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BankBot malware invades Google Play Store in guise of Jewels Star Classic

By Ian Chee - on 27 Sep 2017, 7:24pm

BankBot malware invades Google Play Store in guise of Jewels Star Classic

Image source: BGR.

The Google Play Store has been a nesting hole of malware this year, from the Charger ransomware that was detected earlier in January, to the 500 apps being removed from the platform just last month. Now, it seems that ESET has found another one, which is a member of the Bankbot family.

The latest iteration was apparently first discovered back in September 4, and features a fairly convoluted infection mechanism by abusing Android’s Accessibility Service. It hides behind the guise of the game called Jewels Star Classic, which is unrelated to the legitimate game Jewels Star by ITREEGAMER. The malicious game has also apparently been downloaded over 5,000 times, according to ESET, before the security company reported the disguised malware to Google.

Image source: ESET.

ESET describes the infection process as follows – the bogus game by GameDevTony is downloaded, which contains the banking malware payload. The malware only triggers about 20 minutes after the first execution of the infected game, with the alert prompting the victim to enable ‘Google Service’, an intentional choice of name considering the official ‘Google Play services’. The only way to get rid of it is by tapping OK, and when the victim does, they’re taken to the Accessibility menu which shows you a carbon copy of Google’s official terms of service.

When activated, it starts asking for all sorts of permissions it has no business having – ‘Observe your actions’, ‘Retrieve window content’, ‘Turn on Explore by Touch’, ‘Turn on enhanced web accessibility’ and ‘Perform gestures’. Granting it all these permissions would bring the victim to a ‘Google service update’ loading page, which obscures the fact that the malware is using those permissions granted to it to install apps from unknown sources, so that it can install BankBot and grant it device administrator status. It then becomes the default SMS app while also getting permission to draw over other apps.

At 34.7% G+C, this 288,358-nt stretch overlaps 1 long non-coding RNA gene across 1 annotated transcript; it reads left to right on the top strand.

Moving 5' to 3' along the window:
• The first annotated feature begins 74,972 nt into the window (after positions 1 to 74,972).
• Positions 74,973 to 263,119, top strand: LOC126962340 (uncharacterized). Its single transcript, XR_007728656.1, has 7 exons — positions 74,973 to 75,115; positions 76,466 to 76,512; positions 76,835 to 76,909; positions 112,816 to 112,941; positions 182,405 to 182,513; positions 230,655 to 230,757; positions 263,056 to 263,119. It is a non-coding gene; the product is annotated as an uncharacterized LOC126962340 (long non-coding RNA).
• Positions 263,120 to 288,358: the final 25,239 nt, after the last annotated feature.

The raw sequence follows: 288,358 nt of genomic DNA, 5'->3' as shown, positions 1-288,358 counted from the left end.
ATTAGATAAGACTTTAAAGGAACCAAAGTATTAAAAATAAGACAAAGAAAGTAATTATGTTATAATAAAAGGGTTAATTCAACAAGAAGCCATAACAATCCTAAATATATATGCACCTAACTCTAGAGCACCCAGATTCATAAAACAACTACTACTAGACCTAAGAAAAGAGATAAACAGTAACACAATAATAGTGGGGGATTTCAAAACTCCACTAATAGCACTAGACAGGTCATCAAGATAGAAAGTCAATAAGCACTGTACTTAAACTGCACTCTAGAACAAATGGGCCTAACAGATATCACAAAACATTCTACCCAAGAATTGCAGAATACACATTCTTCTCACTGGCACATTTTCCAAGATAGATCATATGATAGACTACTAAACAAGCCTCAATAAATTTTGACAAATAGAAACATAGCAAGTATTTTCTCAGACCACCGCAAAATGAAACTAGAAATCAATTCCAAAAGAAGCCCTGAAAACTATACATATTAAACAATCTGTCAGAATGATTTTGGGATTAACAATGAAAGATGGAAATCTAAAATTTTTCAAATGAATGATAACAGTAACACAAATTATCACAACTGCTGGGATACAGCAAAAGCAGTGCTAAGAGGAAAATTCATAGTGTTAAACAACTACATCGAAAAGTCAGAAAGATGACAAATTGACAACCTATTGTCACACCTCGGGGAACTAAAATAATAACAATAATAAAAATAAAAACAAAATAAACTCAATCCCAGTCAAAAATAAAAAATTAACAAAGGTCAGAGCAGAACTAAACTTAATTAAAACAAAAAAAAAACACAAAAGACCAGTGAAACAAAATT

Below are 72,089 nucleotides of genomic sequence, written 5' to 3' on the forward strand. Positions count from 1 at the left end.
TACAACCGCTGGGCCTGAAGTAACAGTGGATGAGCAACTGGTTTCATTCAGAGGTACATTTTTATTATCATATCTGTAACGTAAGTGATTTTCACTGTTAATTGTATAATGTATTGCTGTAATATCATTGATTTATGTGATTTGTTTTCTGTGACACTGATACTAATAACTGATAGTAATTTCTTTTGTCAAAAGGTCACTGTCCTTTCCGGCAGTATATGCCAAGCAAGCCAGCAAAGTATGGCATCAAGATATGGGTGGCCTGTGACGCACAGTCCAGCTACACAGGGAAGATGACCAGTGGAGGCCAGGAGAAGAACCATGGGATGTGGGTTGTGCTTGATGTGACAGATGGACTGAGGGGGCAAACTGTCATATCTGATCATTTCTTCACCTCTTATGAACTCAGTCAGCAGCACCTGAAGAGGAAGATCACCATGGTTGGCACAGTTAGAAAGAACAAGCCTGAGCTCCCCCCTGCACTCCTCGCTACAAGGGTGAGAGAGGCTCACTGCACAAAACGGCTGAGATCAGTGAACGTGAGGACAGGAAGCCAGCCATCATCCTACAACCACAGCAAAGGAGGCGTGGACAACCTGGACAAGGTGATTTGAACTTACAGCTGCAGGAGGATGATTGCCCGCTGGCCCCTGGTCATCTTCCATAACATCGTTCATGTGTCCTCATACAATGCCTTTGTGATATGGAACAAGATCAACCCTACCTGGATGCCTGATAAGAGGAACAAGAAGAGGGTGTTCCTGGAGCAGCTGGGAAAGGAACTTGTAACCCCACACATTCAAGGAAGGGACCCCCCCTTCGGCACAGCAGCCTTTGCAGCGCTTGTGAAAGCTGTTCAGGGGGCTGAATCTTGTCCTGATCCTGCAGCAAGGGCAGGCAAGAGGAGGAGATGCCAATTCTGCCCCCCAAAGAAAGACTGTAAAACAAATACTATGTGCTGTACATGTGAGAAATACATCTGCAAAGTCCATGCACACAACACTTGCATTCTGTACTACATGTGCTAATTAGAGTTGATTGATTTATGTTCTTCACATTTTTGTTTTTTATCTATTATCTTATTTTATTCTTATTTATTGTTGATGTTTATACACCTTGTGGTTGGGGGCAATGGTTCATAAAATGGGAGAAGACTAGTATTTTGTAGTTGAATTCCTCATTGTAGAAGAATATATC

This 'game' is asking permissions it has no business having. <br> Image source: ESET.

From here, BankBot’s overlay will take over your Google Play store screen and ask for your credit card details.

It looks like this pops up even before you buy anything off Google Play Store. <br> Image source: ESET.

This malware is especially dangerous simply because it impersonates Google very well and proceeds to grant itself control over your device. The delay in activation also makes it difficult to detect, and the many components of the malware also make it difficult to find and remove.

Thankfully, ESET has told us the steps required to do it. First is, obviously, determining if your device has indeed been infected by this variant of malware. To do it, you’ll have to look for three things – an app called ‘Google Update’ (Settings > Application manager/Apps > Google Update), an active device administrator named “System update” (Settings > Security > Device administrators), and the repeated appearance of the “Google Service” alert.

If you do find all these, then you’ve got some cleaning up to do. And you start by disabling device administrator rights for ‘System Update’, then delete it as well as the infected app, Jewels Star Classic in this case.

Of course, prevention is better than cure, so ESET urges you to only download from official app stores, checking the number of downloads, ratings and quality of reviews. That last one is usually a pretty good indicator if the app you’re about to download is genuine. Finally, always pay attention to the kinds of permissions that apps are asking for, and only grant them if you’re absolutely sure that those are the kinds of permissions they should be asking.

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